• #12-2. Hair transplantation in pubic hypotrichosis, eyelash and eyebrow


    ▶ Previous Artlcle : #12-1. Hair transplantation in pubic hypotrichosis, eyelash and eyebrow


    Eyelash restoration


    I have treated patients who wanted eyelash transplantation presenting very short eyelashes or (Figure 3), local eyelash loss (Figure 4) caused by recurring stye. The patient with a latter condition did not have complaints on the aesthetic outcome, however, the patient with short eyelashes experienced temporary eyelid scarring and transplanted hair irritated the cornea. Another problem was that transplanted hairs grew in different directions and looked unnatural. Complete removal of all transplanted hair was necessary in this case. As mentioned earlier regarding surgical eyebrow restoration, unnatural appearance following the eyelash transplantation cannot be improved using camouflage and poses a problem for the patient (Figure 5).


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    Figure 3. A: 1 year after procedure B : Transplanted hairs growing in different directions


    Figure 4. A: eyelash loss due to recurring stye. B: Immediately after procedure. C. 2 weeks after procedure.


    Figure 5. A: Showing tenting. B: Transplanted hairs point downward.


    Moreover, the procedure of eyelash transplantation is more complicated and more often followed by serious side effects compared to the eyebrow transplantation. Therefore, surgical eyelash restoration should only be carried out with appropriate indication. If the procedure is deemed necessary, it may be advisable to transfer the patient to a doctor with extensive experience in the procedure.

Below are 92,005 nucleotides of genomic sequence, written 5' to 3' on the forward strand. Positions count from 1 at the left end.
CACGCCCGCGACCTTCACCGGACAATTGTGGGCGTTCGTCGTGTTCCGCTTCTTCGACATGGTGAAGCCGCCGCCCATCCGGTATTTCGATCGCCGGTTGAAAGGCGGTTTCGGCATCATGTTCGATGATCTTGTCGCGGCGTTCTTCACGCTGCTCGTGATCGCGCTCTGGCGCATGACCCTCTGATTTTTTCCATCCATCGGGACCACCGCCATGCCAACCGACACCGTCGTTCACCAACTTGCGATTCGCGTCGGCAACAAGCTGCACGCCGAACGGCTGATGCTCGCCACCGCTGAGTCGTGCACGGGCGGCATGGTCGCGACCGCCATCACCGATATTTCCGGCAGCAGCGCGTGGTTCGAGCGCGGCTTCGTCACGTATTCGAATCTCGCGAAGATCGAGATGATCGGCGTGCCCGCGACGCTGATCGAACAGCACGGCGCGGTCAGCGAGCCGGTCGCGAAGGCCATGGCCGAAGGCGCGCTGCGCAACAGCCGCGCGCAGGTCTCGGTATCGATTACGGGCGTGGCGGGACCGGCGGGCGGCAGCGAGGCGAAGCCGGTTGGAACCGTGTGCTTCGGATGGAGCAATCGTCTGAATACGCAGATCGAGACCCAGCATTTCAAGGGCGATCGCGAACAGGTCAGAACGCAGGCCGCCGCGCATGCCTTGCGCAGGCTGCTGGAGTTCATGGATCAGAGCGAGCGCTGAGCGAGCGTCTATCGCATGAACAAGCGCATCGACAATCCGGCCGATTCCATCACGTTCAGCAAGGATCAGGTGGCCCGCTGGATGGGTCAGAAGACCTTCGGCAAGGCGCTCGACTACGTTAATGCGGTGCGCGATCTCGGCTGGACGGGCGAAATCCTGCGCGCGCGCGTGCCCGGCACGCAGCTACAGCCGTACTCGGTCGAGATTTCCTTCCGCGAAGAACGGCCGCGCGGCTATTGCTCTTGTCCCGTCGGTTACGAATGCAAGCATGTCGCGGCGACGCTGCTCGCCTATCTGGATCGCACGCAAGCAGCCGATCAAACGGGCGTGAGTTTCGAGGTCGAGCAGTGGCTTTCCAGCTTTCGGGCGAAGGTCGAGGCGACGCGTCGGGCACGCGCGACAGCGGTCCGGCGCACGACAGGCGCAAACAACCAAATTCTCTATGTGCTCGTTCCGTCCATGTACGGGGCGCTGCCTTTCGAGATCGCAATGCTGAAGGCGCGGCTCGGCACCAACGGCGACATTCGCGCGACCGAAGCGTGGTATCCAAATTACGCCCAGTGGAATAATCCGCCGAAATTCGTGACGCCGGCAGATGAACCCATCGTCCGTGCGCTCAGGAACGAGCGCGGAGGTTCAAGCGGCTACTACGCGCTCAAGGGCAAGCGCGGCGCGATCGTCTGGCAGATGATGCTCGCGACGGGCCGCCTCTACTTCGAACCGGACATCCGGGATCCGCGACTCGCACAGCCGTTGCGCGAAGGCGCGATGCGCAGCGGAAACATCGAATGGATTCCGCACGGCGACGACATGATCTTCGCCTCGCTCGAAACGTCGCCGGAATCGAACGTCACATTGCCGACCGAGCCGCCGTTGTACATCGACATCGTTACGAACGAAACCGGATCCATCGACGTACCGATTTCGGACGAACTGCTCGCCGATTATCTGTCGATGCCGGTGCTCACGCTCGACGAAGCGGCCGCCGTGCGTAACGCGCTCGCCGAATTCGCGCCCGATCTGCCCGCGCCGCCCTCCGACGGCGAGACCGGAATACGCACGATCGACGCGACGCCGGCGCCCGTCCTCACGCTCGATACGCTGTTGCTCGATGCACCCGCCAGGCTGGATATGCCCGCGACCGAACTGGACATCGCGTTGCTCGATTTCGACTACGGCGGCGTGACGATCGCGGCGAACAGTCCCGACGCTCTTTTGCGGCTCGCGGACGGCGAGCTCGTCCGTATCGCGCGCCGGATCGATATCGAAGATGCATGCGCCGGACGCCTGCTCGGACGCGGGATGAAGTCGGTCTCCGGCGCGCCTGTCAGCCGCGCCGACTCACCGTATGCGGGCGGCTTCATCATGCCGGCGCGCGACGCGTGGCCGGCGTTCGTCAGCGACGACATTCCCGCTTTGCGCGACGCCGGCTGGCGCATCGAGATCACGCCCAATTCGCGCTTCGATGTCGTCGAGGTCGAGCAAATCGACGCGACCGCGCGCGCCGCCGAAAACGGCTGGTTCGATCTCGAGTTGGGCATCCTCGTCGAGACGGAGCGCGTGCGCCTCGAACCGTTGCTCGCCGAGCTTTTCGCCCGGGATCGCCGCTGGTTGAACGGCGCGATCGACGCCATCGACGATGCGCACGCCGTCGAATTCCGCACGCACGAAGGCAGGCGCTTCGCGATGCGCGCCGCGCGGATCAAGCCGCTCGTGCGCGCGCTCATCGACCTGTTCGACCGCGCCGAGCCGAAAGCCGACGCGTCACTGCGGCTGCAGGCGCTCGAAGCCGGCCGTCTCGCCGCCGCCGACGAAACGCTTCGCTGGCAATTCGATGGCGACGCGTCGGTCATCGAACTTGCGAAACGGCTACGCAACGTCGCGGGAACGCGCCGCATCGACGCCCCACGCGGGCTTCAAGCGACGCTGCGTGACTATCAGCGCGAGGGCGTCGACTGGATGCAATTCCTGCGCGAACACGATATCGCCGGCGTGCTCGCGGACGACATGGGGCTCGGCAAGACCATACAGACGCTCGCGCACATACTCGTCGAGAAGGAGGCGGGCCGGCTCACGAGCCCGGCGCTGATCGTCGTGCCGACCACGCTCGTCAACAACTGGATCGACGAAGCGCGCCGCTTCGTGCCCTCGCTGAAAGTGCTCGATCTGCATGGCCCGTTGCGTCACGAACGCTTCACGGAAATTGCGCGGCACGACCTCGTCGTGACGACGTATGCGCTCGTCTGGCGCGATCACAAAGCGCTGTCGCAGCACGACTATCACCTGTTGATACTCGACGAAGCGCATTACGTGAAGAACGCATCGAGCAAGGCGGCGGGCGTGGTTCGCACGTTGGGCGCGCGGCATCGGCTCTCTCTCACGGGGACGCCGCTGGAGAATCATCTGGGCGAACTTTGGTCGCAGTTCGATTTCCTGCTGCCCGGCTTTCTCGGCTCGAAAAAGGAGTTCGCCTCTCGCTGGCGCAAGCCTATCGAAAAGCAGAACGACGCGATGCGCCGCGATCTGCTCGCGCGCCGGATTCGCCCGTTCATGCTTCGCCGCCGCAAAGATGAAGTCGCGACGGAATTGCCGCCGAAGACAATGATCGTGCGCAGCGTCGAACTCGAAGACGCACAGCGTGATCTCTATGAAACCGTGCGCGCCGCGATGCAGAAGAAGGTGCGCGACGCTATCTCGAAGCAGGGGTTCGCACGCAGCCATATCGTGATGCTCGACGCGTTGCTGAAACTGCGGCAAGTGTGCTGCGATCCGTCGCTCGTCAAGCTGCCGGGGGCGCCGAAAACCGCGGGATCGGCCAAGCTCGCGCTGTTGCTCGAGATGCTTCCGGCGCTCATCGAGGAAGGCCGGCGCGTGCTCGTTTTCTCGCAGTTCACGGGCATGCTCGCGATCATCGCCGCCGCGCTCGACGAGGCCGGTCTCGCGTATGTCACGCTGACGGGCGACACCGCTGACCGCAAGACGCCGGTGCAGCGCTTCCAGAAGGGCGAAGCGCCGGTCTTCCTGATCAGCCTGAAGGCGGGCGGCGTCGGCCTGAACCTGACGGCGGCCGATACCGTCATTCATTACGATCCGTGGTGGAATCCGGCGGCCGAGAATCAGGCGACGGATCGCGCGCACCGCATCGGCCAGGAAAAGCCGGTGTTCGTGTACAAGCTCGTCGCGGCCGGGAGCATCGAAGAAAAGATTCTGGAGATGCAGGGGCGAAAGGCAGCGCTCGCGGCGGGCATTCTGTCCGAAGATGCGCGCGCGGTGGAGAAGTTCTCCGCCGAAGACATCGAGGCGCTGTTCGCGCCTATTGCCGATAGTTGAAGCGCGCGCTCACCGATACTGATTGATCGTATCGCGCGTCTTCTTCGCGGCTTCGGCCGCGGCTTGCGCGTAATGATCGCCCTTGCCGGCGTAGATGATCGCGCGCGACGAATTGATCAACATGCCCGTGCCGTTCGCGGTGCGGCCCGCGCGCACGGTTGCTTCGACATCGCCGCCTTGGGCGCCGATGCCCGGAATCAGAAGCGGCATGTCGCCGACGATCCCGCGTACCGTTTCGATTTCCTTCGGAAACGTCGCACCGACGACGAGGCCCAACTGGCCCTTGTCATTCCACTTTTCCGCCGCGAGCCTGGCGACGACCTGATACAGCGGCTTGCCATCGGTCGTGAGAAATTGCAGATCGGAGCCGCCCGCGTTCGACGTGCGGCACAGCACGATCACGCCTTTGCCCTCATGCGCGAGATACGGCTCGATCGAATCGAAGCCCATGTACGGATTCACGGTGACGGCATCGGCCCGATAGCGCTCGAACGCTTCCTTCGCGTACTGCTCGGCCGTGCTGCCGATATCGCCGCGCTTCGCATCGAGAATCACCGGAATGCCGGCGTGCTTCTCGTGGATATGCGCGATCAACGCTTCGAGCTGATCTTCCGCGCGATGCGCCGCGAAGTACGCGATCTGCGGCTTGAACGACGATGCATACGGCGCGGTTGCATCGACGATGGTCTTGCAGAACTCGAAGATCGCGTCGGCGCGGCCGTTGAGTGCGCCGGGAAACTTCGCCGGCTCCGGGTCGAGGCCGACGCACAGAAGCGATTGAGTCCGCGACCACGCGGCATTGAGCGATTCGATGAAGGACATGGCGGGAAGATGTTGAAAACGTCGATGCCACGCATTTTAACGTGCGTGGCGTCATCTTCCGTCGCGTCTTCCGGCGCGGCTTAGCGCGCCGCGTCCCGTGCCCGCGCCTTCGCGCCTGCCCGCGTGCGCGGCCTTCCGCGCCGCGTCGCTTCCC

Eyebrow restoration


    For a novice, eyelash transplantation using only 200-300 hairs may be more appealing as it seems simpler than scalp hair transplantation involving 2000-3000 hairs. However, eyelash transplantation requires a lot more experience, expertise and concentration than scalp hair transplantation and should not be regarded as a simple procedure. Surgical restoration of scalp hair has the advantage of using camouflage in the forms of a wig, hair loss concealer or hat, if the outcome is not aesthetically pleasing. On the contrary, eyebrow cannot be disguised or camouflaged. Use of an implanter may damage the existing follicles of the eyebrow leading to an unnatural appearance (Figure 6). In one patient with graying hair, I extracted only black hairs from the donor site in the back of the head, however, a great deal of regrowing hairs in the recipient site of the eyebrow turned white. This posed quite a conundrum for both the patient and doctor. Opinions may vary, but from my clinical experience, transplantation of the entire eyebrow rarely result in aesthetically ideal outcome. However, restoration of only 1/2 or 1/3 of the outer eyebrow is more likely to bring satisfactory outcome.



    Figure 6. A: Before procedure, B: Immediately after procedure, C: 1 year after procedure


    -To be continued-

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